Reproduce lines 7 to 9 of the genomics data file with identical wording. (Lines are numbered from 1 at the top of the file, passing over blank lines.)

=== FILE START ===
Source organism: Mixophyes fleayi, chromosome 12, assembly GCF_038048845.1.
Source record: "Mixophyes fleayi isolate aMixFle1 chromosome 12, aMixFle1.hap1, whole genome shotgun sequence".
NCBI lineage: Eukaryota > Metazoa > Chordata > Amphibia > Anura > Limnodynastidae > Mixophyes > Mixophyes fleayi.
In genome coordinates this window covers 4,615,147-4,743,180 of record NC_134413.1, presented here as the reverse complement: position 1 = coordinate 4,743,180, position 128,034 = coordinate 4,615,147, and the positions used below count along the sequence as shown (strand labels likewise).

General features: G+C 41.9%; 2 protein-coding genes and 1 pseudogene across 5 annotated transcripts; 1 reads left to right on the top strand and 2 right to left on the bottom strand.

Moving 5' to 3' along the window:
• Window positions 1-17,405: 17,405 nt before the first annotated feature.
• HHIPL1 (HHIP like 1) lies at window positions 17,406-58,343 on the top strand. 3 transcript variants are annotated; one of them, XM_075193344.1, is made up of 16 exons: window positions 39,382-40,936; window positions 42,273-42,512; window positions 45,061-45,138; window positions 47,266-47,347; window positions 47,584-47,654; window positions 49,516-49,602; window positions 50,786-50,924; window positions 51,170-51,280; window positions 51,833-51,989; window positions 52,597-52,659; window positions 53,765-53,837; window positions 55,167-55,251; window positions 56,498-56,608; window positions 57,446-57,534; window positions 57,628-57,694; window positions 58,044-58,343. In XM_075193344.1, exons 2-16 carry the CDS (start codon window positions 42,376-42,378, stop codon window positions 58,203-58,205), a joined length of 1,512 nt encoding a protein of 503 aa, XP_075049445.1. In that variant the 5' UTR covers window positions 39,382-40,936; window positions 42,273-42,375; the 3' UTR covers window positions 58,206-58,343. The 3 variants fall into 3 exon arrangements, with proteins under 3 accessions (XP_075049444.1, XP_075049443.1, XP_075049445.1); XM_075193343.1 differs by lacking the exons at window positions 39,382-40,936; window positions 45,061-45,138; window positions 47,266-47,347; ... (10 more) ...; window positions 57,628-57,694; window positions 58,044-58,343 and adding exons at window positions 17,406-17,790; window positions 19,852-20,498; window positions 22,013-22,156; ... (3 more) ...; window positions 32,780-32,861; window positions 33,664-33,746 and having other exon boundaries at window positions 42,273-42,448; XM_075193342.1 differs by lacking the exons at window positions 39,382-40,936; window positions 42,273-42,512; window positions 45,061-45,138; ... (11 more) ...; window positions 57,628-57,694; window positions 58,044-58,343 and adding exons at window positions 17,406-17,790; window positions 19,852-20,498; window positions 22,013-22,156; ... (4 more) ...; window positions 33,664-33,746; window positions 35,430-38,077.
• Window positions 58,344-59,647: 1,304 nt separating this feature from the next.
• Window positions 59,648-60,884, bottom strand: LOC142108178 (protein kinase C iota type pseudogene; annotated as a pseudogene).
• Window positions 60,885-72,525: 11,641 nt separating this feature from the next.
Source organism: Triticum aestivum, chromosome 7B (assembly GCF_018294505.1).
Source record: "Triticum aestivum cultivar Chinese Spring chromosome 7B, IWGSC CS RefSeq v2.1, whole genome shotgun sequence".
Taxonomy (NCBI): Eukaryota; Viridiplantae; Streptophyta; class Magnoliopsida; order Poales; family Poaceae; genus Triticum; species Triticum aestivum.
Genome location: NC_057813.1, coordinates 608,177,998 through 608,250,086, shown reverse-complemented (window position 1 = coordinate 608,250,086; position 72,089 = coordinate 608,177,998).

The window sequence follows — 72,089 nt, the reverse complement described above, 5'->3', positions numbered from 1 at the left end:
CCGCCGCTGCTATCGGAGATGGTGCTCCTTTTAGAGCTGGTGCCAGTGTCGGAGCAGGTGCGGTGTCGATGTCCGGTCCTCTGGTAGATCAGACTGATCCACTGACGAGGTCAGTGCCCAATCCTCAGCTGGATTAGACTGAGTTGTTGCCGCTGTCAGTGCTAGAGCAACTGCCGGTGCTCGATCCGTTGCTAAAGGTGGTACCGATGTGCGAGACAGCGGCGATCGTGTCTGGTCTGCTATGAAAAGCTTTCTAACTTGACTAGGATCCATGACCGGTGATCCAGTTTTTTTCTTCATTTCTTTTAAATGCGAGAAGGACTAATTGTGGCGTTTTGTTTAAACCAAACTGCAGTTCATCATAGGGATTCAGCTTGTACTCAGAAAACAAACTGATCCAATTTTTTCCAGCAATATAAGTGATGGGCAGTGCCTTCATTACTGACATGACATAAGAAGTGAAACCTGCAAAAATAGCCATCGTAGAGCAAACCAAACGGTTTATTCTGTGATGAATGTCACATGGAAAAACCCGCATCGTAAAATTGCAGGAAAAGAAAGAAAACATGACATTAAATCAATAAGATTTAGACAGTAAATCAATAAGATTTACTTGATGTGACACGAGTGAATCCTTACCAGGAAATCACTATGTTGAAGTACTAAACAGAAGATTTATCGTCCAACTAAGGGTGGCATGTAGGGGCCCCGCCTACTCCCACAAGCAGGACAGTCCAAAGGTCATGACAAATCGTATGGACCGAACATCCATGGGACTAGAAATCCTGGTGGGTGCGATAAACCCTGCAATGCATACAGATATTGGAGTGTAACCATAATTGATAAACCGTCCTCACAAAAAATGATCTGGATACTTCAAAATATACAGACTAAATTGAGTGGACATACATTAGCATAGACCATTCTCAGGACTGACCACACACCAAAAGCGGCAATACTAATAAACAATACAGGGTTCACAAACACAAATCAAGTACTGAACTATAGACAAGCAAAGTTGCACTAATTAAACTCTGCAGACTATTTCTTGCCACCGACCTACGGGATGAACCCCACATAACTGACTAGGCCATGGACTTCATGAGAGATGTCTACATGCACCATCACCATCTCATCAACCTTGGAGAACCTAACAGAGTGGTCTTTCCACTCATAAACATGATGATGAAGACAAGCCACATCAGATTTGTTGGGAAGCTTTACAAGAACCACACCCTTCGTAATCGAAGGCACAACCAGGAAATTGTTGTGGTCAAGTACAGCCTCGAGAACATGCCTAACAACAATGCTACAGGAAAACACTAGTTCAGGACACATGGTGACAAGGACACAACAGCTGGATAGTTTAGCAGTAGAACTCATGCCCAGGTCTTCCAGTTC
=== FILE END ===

• Window positions 1-17,405: 17,405 nt before the first annotated feature.
• HHIPL1 (HHIP like 1) lies at window positions 17,406-58,343 on the top strand. 3 transcript variants are annotated; one of them, XM_075193344.1, is made up of 16 exons: window positions 39,382-40,936; window positions 42,273-42,512; window positions 45,061-45,138; window positions 47,266-47,347; window positions 47,584-47,654; window positions 49,516-49,602; window positions 50,786-50,924; window positions 51,170-51,280; window positions 51,833-51,989; window positions 52,597-52,659; window positions 53,765-53,837; window positions 55,167-55,251; window positions 56,498-56,608; window positions 57,446-57,534; window positions 57,628-57,694; window positions 58,044-58,343. In XM_075193344.1, exons 2-16 carry the CDS (start codon window positions 42,376-42,378, stop codon window positions 58,203-58,205), a joined length of 1,512 nt encoding a protein of 503 aa, XP_075049445.1. In that variant the 5' UTR covers window positions 39,382-40,936; window positions 42,273-42,375; the 3' UTR covers window positions 58,206-58,343. The 3 variants fall into 3 exon arrangements, with proteins under 3 accessions (XP_075049444.1, XP_075049443.1, XP_075049445.1); XM_075193343.1 differs by lacking the exons at window positions 39,382-40,936; window positions 45,061-45,138; window positions 47,266-47,347; ... (10 more) ...; window positions 57,628-57,694; window positions 58,044-58,343 and adding exons at window positions 17,406-17,790; window positions 19,852-20,498; window positions 22,013-22,156; ... (3 more) ...; window positions 32,780-32,861; window positions 33,664-33,746 and having other exon boundaries at window positions 42,273-42,448; XM_075193342.1 differs by lacking the exons at window positions 39,382-40,936; window positions 42,273-42,512; window positions 45,061-45,138; ... (11 more) ...; window positions 57,628-57,694; window positions 58,044-58,343 and adding exons at window positions 17,406-17,790; window positions 19,852-20,498; window positions 22,013-22,156; ... (4 more) ...; window positions 33,664-33,746; window positions 35,430-38,077.
• Window positions 58,344-59,647: 1,304 nt separating this feature from the next.